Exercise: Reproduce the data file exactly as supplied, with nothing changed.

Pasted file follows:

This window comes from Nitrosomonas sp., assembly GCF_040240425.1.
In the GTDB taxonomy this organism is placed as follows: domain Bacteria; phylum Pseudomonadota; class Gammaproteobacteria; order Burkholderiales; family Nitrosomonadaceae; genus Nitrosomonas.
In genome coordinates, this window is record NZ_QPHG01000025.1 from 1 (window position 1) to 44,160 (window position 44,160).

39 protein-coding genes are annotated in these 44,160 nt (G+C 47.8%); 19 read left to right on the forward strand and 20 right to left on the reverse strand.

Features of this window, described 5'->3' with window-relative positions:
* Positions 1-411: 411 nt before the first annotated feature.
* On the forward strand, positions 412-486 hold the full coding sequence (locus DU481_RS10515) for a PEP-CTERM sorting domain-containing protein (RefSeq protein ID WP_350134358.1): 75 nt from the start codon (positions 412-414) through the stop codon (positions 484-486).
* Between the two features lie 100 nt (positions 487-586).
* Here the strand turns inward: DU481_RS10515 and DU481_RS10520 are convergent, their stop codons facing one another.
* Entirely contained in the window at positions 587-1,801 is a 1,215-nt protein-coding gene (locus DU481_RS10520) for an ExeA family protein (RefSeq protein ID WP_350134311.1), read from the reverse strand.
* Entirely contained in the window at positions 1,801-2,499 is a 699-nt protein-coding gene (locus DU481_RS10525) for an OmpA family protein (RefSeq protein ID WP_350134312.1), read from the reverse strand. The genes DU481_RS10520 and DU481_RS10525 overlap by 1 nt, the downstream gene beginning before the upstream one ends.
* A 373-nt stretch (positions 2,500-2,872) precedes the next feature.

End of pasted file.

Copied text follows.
This window comes from Nitrosomonas sp., assembly GCF_040240425.1.
In the GTDB taxonomy this organism is placed as follows: domain Bacteria; phylum Pseudomonadota; class Gammaproteobacteria; order Burkholderiales; family Nitrosomonadaceae; genus Nitrosomonas.
In genome coordinates, this window is record NZ_QPHG01000025.1 from 1 (window position 1) to 44,160 (window position 44,160).

39 protein-coding genes are annotated in these 44,160 nt (G+C 47.8%); 19 read left to right on the forward strand and 20 right to left on the reverse strand.

Features of this window, described 5'->3' with window-relative positions:
* Positions 1-411: 411 nt before the first annotated feature.
* On the forward strand, positions 412-486 hold the full coding sequence (locus DU481_RS10515) for a PEP-CTERM sorting domain-containing protein (RefSeq protein ID WP_350134358.1): 75 nt from the start codon (positions 412-414) through the stop codon (positions 484-486).
* Between the two features lie 100 nt (positions 487-586).
* Here the strand turns inward: DU481_RS10515 and DU481_RS10520 are convergent, their stop codons facing one another.
* Entirely contained in the window at positions 587-1,801 is a 1,215-nt protein-coding gene (locus DU481_RS10520) for an ExeA family protein (RefSeq protein ID WP_350134311.1), read from the reverse strand.
* Entirely contained in the window at positions 1,801-2,499 is a 699-nt protein-coding gene (locus DU481_RS10525) for an OmpA family protein (RefSeq protein ID WP_350134312.1), read from the reverse strand. The genes DU481_RS10520 and DU481_RS10525 overlap by 1 nt, the downstream gene beginning before the upstream one ends.
* A 373-nt stretch (positions 2,500-2,872) precedes the next feature.